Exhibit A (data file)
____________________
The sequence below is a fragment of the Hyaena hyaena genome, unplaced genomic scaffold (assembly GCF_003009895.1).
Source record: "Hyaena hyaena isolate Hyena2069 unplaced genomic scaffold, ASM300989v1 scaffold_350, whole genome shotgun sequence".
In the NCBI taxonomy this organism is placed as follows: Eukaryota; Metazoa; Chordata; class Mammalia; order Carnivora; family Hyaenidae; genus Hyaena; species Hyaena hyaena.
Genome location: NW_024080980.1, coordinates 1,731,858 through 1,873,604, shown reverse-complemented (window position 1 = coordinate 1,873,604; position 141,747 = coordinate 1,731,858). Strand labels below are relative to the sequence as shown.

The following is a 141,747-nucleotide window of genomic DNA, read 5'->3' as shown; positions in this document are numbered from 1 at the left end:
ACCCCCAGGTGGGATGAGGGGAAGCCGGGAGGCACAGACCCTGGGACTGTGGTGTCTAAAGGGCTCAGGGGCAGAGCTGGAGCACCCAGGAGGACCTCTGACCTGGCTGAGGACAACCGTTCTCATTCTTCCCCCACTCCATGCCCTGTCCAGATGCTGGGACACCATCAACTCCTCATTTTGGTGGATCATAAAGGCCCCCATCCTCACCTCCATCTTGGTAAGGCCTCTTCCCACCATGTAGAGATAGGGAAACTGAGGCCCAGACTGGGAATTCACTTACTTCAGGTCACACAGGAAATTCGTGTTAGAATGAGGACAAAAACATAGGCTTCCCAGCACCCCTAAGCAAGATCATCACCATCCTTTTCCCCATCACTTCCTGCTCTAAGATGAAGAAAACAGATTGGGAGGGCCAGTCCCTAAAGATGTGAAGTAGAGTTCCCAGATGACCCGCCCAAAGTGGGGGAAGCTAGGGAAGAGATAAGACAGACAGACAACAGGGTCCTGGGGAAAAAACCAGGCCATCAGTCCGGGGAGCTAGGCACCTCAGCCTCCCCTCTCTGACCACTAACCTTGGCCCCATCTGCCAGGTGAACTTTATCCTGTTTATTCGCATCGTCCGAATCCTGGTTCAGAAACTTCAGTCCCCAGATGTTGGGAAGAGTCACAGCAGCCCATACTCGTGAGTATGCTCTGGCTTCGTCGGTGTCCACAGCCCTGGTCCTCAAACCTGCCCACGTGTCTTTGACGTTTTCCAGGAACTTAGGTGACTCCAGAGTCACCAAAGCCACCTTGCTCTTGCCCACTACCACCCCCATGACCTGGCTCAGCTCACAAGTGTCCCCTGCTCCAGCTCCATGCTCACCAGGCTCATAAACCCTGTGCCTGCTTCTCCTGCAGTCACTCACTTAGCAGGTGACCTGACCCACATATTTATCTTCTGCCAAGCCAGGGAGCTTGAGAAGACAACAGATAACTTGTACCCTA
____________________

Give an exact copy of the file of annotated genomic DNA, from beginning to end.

The sequence below is a fragment of the Hyaena hyaena genome, unplaced genomic scaffold (assembly GCF_003009895.1).
Source record: "Hyaena hyaena isolate Hyena2069 unplaced genomic scaffold, ASM300989v1 scaffold_350, whole genome shotgun sequence".
In the NCBI taxonomy this organism is placed as follows: Eukaryota; Metazoa; Chordata; class Mammalia; order Carnivora; family Hyaenidae; genus Hyaena; species Hyaena hyaena.
Genome location: NW_024080980.1, coordinates 1,731,858 through 1,873,604, shown reverse-complemented (window position 1 = coordinate 1,873,604; position 141,747 = coordinate 1,731,858). Strand labels below are relative to the sequence as shown.

The following is a 141,747-nucleotide window of genomic DNA, read 5'->3' as shown; positions in this document are numbered from 1 at the left end:
ACCCCCAGGTGGGATGAGGGGAAGCCGGGAGGCACAGACCCTGGGACTGTGGTGTCTAAAGGGCTCAGGGGCAGAGCTGGAGCACCCAGGAGGACCTCTGACCTGGCTGAGGACAACCGTTCTCATTCTTCCCCCACTCCATGCCCTGTCCAGATGCTGGGACACCATCAACTCCTCATTTTGGTGGATCATAAAGGCCCCCATCCTCACCTCCATCTTGGTAAGGCCTCTTCCCACCATGTAGAGATAGGGAAACTGAGGCCCAGACTGGGAATTCACTTACTTCAGGTCACACAGGAAATTCGTGTTAGAATGAGGACAAAAACATAGGCTTCCCAGCACCCCTAAGCAAGATCATCACCATCCTTTTCCCCATCACTTCCTGCTCTAAGATGAAGAAAACAGATTGGGAGGGCCAGTCCCTAAAGATGTGAAGTAGAGTTCCCAGATGACCCGCCCAAAGTGGGGGAAGCTAGGGAAGAGATAAGACAGACAGACAACAGGGTCCTGGGGAAAAAACCAGGCCATCAGTCCGGGGAGCTAGGCACCTCAGCCTCCCCTCTCTGACCACTAACCTTGGCCCCATCTGCCAGGTGAACTTTATCCTGTTTATTCGCATCGTCCGAATCCTGGTTCAGAAACTTCAGTCCCCAGATGTTGGGAAGAGTCACAGCAGCCCATACTCGTGAGTATGCTCTGGCTTCGTCGGTGTCCACAGCCCTGGTCCTCAAACCTGCCCACGTGTCTTTGACGTTTTCCAGGAACTTAGGTGACTCCAGAGTCACCAAAGCCACCTTGCTCTTGCCCACTACCACCCCCATGACCTGGCTCAGCTCACAAGTGTCCCCTGCTCCAGCTCCATGCTCACCAGGCTCATAAACCCTGTGCCTGCTTCTCCTGCAGTCACTCACTTAGCAGGTGACCTGACCCACATATTTATCTTCTGCCAAGCCAGGGAGCTTGAGAAGACAACAGATAACTTGTACCCTA